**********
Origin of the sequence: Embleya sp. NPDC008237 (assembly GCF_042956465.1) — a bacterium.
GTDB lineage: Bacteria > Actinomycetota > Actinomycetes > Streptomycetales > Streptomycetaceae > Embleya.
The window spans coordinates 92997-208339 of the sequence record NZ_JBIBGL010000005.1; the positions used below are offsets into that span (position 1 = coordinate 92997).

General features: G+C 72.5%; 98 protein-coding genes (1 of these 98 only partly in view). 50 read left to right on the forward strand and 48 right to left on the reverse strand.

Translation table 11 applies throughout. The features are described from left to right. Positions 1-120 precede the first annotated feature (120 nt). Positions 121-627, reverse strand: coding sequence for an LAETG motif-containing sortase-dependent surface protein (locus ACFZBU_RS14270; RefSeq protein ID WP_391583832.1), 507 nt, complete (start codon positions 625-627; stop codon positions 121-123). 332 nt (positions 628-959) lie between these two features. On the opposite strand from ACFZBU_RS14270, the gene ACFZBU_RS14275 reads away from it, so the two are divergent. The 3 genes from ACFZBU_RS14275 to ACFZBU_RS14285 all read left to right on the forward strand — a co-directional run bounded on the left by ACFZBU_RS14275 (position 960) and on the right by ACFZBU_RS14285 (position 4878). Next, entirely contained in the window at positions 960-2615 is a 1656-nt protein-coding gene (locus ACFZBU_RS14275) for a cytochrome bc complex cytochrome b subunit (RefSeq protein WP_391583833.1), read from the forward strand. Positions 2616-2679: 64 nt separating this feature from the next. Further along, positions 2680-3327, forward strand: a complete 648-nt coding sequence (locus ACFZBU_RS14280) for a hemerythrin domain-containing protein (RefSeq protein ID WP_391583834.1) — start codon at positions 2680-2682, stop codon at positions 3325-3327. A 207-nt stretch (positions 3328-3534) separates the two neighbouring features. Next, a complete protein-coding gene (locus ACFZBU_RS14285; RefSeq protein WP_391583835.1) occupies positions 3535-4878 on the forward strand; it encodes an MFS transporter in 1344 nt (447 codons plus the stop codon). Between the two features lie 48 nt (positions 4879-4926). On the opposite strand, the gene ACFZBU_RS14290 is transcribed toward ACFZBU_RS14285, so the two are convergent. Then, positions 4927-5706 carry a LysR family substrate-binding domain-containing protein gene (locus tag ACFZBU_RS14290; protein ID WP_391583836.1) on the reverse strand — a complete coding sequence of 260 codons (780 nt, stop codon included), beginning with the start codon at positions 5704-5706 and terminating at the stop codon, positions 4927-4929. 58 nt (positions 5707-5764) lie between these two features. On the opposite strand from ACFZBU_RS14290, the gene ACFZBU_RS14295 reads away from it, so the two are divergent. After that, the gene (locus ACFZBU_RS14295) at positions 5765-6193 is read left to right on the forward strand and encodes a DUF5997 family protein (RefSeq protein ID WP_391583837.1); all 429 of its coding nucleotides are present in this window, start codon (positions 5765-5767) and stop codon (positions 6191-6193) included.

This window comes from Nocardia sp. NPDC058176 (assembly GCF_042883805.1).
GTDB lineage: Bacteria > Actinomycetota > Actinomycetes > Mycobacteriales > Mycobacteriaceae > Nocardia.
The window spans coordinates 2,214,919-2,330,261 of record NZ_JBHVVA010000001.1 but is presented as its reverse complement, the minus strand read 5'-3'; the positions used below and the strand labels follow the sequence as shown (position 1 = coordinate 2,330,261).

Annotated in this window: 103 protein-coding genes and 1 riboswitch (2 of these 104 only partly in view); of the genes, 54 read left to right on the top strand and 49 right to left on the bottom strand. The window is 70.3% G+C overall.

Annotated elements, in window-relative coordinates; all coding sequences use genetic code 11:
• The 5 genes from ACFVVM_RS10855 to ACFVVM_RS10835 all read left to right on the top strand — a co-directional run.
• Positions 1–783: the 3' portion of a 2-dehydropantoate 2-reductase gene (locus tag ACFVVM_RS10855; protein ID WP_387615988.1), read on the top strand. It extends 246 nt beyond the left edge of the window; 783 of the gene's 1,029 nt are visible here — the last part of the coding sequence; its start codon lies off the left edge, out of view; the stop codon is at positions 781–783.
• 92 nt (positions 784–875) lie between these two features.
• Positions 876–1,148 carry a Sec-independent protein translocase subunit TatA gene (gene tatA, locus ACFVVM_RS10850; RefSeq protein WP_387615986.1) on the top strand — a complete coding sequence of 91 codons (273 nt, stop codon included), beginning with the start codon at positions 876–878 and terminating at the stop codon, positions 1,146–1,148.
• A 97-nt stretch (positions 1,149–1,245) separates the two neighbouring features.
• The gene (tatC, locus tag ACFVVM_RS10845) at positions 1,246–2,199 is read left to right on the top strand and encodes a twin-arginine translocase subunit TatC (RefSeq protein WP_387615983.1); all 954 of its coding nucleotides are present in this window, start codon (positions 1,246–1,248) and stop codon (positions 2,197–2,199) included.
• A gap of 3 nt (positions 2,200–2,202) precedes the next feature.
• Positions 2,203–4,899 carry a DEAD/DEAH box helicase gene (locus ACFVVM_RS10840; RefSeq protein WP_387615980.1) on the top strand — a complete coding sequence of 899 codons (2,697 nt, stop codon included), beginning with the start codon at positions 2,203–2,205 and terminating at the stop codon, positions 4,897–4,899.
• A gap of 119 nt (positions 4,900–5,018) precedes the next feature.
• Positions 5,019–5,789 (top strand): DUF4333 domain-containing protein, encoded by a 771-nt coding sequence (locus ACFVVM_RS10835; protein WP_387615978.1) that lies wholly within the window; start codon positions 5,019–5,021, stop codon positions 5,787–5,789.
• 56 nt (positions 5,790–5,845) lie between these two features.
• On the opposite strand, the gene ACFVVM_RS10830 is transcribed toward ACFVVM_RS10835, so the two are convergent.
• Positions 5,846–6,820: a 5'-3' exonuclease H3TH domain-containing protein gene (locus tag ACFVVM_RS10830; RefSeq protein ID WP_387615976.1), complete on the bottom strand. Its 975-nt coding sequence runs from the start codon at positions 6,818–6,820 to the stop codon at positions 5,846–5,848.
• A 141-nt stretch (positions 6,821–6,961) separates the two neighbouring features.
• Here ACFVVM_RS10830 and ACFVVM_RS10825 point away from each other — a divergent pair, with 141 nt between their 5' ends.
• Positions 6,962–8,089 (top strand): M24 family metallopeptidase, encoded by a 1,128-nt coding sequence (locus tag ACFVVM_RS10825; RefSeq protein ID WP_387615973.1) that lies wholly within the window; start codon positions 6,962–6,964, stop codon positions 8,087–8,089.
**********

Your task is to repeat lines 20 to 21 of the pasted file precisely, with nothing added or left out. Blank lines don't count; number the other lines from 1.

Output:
• Positions 5,019–5,789 (top strand): DUF4333 domain-containing protein, encoded by a 771-nt coding sequence (locus ACFVVM_RS10835; protein WP_387615978.1) that lies wholly within the window; start codon positions 5,019–5,021, stop codon positions 5,787–5,789.
• 56 nt (positions 5,790–5,845) lie between these two features.